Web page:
Princess Diana’s Sudden Death 


On August 31, 1997, the world was shocked when Princess Diana was involved in a car crash that took her life.

Born on July 1, 1961, Diana had a privileged childhood, growing up at the Park House, owned by the Royal Family. She met Prince Charles at a party in 1977 and the two began to date. Diana quickly went from living a private life to being a public figure. She was photographed almost everywhere she went and became a fashion icon.

Prince Charles proposed in February 1981, and the pair were married that July. It was one of the most anticipated wedding’s of the century, watched by 700 million people worldwide. Less than a year later, Diana gave birth to her first son, William. And Harry was born in 1984. Despite their royal heritage, Diana insisted her boys have as normal a childhood as possible.


As a princess, and more importantly, a member of the royal family, it was expected that Diana show an interest in charity and give back to those less fortunate. Diana did so much more. She had a genuine concern for the well being of others and did all she could to help them and make their situations known throughout the world, encouraging others to help too.

By the early 1990s, Diana and Charles had begun growing apart. They separated in 1992 and divorced four years later. Though no longer a royal, Diana was still the Princess of Wales, and popularly known as the “People’s Princess.”

Despite being divorced from the future king of England and having her name constantly in the press, Diana felt like her life was just beginning. In 1997, she began dating her long-time friend Dodi Al Fayed, the 41-year-old son of an Egyptian billionaire.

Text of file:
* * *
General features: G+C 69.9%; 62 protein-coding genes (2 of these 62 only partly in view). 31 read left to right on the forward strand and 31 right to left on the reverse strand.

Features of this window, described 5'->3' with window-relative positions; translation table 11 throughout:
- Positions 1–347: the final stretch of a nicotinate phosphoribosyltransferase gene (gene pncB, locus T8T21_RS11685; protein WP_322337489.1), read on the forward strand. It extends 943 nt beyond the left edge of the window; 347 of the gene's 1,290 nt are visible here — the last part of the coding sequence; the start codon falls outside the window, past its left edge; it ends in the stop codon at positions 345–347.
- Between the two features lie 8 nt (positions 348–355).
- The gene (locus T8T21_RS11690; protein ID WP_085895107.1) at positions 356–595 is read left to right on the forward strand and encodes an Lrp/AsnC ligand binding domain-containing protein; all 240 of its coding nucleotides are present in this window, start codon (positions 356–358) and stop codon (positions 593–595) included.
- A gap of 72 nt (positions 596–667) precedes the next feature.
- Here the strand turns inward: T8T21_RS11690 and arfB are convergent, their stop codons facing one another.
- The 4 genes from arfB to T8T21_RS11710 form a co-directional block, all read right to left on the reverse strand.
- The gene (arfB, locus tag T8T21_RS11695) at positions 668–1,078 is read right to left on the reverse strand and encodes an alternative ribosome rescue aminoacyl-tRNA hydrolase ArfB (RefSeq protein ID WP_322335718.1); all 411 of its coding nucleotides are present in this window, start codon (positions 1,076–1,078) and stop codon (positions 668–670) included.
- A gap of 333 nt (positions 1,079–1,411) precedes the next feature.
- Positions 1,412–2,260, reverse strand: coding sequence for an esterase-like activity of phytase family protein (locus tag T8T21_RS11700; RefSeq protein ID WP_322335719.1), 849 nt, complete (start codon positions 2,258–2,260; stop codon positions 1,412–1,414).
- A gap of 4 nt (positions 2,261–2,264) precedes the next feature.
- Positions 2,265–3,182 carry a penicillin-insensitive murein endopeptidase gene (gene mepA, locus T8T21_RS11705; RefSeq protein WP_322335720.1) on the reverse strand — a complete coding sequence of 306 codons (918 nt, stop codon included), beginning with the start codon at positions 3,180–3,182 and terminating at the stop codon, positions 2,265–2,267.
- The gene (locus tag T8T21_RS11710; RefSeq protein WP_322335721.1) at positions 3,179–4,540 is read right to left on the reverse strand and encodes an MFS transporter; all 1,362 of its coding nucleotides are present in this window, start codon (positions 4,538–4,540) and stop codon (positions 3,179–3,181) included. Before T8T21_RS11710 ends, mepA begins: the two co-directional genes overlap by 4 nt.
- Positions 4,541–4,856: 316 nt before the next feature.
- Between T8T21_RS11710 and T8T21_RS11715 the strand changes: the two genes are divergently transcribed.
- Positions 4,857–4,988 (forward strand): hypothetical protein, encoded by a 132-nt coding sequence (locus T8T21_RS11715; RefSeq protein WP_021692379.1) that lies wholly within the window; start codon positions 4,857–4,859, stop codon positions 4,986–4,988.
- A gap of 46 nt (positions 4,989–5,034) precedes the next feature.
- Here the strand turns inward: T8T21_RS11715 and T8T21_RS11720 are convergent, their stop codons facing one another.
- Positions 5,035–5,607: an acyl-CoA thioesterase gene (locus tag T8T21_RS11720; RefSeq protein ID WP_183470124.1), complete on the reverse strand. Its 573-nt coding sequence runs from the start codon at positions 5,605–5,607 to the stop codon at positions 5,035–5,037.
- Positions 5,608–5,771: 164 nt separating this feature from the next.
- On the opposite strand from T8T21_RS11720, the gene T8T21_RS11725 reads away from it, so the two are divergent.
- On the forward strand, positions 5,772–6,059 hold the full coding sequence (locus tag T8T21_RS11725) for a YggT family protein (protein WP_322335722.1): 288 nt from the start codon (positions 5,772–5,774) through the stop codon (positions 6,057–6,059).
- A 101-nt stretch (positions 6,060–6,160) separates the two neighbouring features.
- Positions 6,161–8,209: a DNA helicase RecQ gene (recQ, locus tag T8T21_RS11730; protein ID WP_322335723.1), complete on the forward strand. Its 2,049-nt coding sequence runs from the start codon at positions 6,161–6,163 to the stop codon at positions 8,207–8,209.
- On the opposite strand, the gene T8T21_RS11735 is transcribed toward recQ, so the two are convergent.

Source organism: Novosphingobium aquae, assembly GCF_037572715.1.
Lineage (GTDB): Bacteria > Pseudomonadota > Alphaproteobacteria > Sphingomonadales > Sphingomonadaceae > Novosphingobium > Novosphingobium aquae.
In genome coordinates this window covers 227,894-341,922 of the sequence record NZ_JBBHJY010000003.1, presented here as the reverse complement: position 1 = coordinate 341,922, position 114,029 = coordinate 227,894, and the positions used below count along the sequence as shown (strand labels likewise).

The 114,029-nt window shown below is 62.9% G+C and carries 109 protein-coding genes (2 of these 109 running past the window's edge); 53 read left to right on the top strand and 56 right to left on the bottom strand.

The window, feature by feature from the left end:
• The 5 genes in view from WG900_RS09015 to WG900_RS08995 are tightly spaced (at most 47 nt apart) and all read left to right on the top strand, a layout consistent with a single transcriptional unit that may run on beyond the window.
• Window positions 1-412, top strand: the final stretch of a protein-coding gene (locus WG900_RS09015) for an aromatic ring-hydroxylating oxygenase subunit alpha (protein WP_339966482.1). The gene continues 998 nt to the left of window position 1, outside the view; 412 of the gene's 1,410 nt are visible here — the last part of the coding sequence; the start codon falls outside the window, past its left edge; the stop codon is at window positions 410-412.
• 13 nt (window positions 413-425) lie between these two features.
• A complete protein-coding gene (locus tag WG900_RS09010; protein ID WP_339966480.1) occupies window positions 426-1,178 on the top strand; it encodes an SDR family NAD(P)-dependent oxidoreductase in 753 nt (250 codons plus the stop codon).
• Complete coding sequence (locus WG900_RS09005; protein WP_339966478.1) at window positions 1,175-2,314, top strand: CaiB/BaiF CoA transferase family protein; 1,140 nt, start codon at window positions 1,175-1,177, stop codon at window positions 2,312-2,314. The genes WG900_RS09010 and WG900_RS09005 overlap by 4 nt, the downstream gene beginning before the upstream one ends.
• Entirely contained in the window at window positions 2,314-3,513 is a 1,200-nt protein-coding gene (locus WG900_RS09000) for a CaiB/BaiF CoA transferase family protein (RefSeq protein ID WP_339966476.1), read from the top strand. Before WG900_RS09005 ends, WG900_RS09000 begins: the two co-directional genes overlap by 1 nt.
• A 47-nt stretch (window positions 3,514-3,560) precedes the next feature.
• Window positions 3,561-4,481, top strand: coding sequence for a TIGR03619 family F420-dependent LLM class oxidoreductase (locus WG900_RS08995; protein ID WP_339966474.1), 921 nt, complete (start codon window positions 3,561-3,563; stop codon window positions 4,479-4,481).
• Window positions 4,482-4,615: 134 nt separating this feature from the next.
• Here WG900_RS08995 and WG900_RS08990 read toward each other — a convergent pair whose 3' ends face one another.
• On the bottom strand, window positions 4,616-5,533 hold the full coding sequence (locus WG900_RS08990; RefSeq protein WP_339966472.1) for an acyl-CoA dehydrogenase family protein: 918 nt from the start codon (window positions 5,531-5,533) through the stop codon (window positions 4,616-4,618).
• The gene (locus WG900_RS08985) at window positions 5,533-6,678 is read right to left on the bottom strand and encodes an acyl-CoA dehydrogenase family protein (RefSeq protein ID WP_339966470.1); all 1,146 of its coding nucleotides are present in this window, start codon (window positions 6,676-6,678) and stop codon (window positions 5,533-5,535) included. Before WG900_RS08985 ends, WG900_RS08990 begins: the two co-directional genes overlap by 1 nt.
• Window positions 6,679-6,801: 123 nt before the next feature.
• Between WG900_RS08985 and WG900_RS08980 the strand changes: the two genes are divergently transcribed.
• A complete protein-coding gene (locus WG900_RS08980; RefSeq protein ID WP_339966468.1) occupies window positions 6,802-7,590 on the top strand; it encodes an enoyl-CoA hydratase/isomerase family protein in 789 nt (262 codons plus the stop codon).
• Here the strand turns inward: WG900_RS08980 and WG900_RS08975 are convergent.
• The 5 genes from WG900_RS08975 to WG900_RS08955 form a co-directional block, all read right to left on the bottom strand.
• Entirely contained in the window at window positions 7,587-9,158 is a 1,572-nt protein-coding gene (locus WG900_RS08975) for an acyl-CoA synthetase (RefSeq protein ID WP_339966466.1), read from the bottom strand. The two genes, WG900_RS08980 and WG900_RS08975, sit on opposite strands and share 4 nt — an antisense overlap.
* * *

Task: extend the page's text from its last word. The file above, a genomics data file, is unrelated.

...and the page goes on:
That August, the happy couple vacationed in Monaco, Italy, and Sardinia before stopping for a night in Paris. Hounded by paparazzi every where they went, they used a decoy car so they wouldn’t be followed. However, their driver was reportedly drunk and driving too fast and crashed the car in a tunnel. Attempts were made to save Diana, but her injuries were too severe and she died at 4:00 that morning.

The world was shocked at the announcement of her passing and millions traveled to London for her funeral on September 6. Despite her tragic death, Diana’s sons have carried on her charitable legacy, informing a new generation of their mother’s good works.

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  1. I love this feature. I’m using it in an attempt to interest my children and grandchildren in history, stamp collecting, and genealogy. And it seems to have some effect! Another suggestion. Could you add links to the individual stamps that have been featured in This Day in History? It would be nice to be able to go straight to the history account rather than wonder and search the history achieves to find it.
    Thank you for a great feature.

  2. I don’t believe Diana’s death was an accident. There are too many holes in the official account. Sometimes there really are conspiracies to take someone out, and there were plenty of “reasons” in this case. Check out the many books on the subject. Some of them are very, very unsettling. RIP, Diana, and may Justice someday prevail!

  3. I remember the exact place & time I found out about Diana’s death! I have always had an interest in the British royals as my Grandfather came from England to the states about 1900.

  4. I too, was very much involved in the British history, since I was stationed in London, at Grosvenor Square,.While serving I was picked to represent the U.S. Navy at the Princess Elizabeth Luncheon, at the Castle, where I was introduced to her and Princess Margaret. After the luncheon, I danced with Princess Elizabeth and Princess Margaret. It was something that I can remember as if it happened today. I was also there for the day that Prince Charles was born.Princess Margaret met me at the gate and invited me in to see the baby.

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